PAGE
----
Federal, state and local officials are typically ready to find the money required to fix problems when it comes to highway infrastructure. As a former governor, I know this is good politics. Infrastructure creates jobs, and people appreciate tangible improvements to highways and bridges. Here, taxpayers can see government at work. Yet when it comes to critical infrastructure projects such as electrical transmission equipment or pipelines, equally important, job creating initiatives often end up on the back burner — or face outright opposition.

With his recent quadrennial energy review, President Barack Obama outlined his desire for a modern American energy infrastructure system. Congress, state and local governments have also stepped up with policies and laws directed at energy infrastructure build-out. But unlike a new highway or rebuilt bridge, the political rewards are murkier for complex energy infrastructure projects that produce far reaching economic benefits but are less obvious to the naked eye.


Nevertheless, we can no longer afford to ignore our nation's energy infrastructure needs. While we derive clear benefits from producing needed fuel here at home, those benefits will not be fully realized until we build out the network needed to deliver the products throughout the country.

Unfortunately, the highest profile energy infrastructure project of late involved the battle over the Keystone XL pipeline, turning pipelines into a political litmus test rather than what they are: catalysts for economic growth and the safest and most efficient means of delivering critical fuels. According to one study, infrastructure improvements in the oil and natural gas arena could generate as much as $1.15 trillion in new private capital investment, support 1.15 million new jobs, and add $120 billion on average per year to our nation's GDP over the next 10 years. Yet pipelines continue to be painted in ideological rather than economic terms.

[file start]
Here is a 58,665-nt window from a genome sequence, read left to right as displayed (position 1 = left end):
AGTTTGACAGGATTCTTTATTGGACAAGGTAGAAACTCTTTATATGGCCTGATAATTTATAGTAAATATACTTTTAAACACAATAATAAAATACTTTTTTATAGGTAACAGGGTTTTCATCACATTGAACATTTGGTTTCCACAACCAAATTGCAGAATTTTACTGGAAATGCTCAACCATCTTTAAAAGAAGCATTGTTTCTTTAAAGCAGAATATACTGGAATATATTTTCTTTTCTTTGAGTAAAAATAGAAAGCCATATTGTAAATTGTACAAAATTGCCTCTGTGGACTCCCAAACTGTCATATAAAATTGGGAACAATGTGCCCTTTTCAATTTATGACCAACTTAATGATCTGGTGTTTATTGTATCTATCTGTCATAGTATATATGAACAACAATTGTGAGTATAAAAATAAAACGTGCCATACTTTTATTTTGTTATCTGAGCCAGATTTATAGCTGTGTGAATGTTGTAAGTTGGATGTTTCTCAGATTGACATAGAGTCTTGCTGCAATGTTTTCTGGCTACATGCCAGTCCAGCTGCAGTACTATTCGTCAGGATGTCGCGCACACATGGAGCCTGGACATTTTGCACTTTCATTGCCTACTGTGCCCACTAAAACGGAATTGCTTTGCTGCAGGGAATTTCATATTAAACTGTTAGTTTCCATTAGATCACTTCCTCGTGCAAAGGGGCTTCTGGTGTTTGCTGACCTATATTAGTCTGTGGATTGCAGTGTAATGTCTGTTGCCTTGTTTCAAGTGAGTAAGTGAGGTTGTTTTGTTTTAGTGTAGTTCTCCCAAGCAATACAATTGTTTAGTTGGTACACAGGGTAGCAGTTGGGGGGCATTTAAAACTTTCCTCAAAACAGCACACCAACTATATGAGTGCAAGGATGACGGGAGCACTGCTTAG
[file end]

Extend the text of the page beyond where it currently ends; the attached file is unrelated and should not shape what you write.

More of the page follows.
In Maryland, thousands of miles from Keystone, activist groups have utilized the debate to further an agenda that rejects any development, even when residents (like those in Garrett County) stand to benefit. In the recently concluded legislative session, these same activists forced through restrictions and delays that will hurt the state and our economy in the long run.

Natural gas represents a huge opportunity for an energy independent America. Natural gas heats homes and businesses, powers manufacturing facilities and fuels power plants cleanly and efficiently. Combined with pipeline expansions in projects like Cove Point's LNG export facility right here in Maryland, we can create new markets for our gas that will benefit our region both at home and in the international community.

In nearby shale country, up to 18 billion cubic feet per day is slated to be produced by 2020, amounting to 64 percent of U.S. gas production — a huge boon to those who support the use of clean burning fuels and energy independence. Yet, regardless of how much gas we develop, if we don't improve our infrastructure constraints, much of that abundant energy will be trapped.

Just across the Mason-Dixon line in Pennsylvania, projects such as the Atlantic Sunrise pipeline promise dramatic economic impact by providing consumers in Maryland and along the East Coast with access to reliable, cost effective natural gas supply. In fact, access to natural gas supply has begun to power an American manufacturing revolution (new manufacturing plants are springing up all across America) while lowering the energy costs of regular folks who use this energy to cook meals and power their homes. The Sunrise project alone would provide enough natural gas to meet the daily needs of more than 7 million American homes — thereby reducing costs and power bills for Maryland consumers.

We have a golden opportunity to create an energy future based on U.S. leadership. Maryland has a chance to play a leading role if it can overcome the baseless fears of the opposition. This future will enhance our independence, provide an economic boost to consumers and businesses alike, and assist our allies across the world. But we need to act now to make the investments that will help us reach this new era. Let's say "enough" to the politics of labels and name calling and embrace the incredible opportunities in our midst. Let's put our money down on American infrastructure.

Robert L. Ehrlich Jr. served as Maryland governor from 2003-2007. He is currently a partner at the firm of King & Spalding. His email is ehrlichcolumn@gmail.com.